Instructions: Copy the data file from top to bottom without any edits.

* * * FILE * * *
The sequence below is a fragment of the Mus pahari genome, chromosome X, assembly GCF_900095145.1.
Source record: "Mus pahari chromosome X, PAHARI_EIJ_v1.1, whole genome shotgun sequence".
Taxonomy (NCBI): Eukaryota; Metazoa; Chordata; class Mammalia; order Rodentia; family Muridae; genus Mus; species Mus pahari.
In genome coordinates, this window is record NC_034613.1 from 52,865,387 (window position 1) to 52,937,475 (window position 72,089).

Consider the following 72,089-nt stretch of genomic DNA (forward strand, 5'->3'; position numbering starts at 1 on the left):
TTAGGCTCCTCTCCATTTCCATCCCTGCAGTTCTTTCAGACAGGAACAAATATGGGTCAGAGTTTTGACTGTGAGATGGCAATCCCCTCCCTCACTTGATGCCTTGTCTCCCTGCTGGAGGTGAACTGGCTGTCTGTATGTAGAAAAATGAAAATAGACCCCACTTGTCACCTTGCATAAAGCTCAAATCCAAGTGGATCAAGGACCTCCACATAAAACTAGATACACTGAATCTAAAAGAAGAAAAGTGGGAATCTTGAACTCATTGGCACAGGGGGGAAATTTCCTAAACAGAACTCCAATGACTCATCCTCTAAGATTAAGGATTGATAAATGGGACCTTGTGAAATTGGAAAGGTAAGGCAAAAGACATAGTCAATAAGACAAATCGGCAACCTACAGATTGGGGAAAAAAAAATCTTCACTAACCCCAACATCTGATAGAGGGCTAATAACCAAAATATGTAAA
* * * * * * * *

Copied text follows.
The sequence below is a fragment of the Mus pahari genome, chromosome X, assembly GCF_900095145.1.
Source record: "Mus pahari chromosome X, PAHARI_EIJ_v1.1, whole genome shotgun sequence".
Taxonomy (NCBI): Eukaryota; Metazoa; Chordata; class Mammalia; order Rodentia; family Muridae; genus Mus; species Mus pahari.
In genome coordinates, this window is record NC_034613.1 from 52,865,387 (window position 1) to 52,937,475 (window position 72,089).

Consider the following 72,089-nt stretch of genomic DNA (forward strand, 5'->3'; position numbering starts at 1 on the left):
TTAGGCTCCTCTCCATTTCCATCCCTGCAGTTCTTTCAGACAGGAACAAATATGGGTCAGAGTTTTGACTGTGAGATGGCAATCCCCTCCCTCACTTGATGCCTTGTCTCCCTGCTGGAGGTGAACTGGCTGTCTGTATGTAGAAAAATGAAAATAGACCCCACTTGTCACCTTGCATAAAGCTCAAATCCAAGTGGATCAAGGACCTCCACATAAAACTAGATACACTGAATCTAAAAGAAGAAAAGTGGGAATCTTGAACTCATTGGCACAGGGGGGAAATTTCCTAAACAGAACTCCAATGACTCATCCTCTAAGATTAAGGATTGATAAATGGGACCTTGTGAAATTGGAAAGGTAAGGCAAAAGACATAGTCAATAAGACAAATCGGCAACCTACAGATTGGGGAAAAAAAAATCTTCACTAACCCCAACATCTGATAGAGGGCTAATAACCAAAATATGTAAA